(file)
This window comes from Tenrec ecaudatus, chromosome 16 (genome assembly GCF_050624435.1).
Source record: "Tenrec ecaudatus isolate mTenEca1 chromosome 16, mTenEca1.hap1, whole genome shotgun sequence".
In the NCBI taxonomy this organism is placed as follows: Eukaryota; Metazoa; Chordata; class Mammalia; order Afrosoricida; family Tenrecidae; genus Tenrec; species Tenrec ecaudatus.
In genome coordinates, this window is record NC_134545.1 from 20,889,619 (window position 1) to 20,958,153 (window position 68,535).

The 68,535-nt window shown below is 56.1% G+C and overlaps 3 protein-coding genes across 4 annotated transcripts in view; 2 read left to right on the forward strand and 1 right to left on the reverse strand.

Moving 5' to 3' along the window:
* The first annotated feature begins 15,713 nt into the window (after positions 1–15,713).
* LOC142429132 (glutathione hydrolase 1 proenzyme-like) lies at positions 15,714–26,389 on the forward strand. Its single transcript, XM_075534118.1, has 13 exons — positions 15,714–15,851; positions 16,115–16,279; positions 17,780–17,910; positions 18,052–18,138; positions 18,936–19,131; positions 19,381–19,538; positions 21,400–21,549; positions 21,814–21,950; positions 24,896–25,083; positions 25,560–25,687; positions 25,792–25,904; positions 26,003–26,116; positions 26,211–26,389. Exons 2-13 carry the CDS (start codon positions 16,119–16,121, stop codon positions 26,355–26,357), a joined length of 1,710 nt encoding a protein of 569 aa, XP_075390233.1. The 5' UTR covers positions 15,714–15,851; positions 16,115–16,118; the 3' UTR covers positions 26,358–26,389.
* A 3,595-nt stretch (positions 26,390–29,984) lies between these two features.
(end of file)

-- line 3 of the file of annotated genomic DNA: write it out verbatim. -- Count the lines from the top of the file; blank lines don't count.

In the NCBI taxonomy this organism is placed as follows: Eukaryota; Metazoa; Chordata; class Mammalia; order Afrosoricida; family Tenrecidae; genus Tenrec; species Tenrec ecaudatus.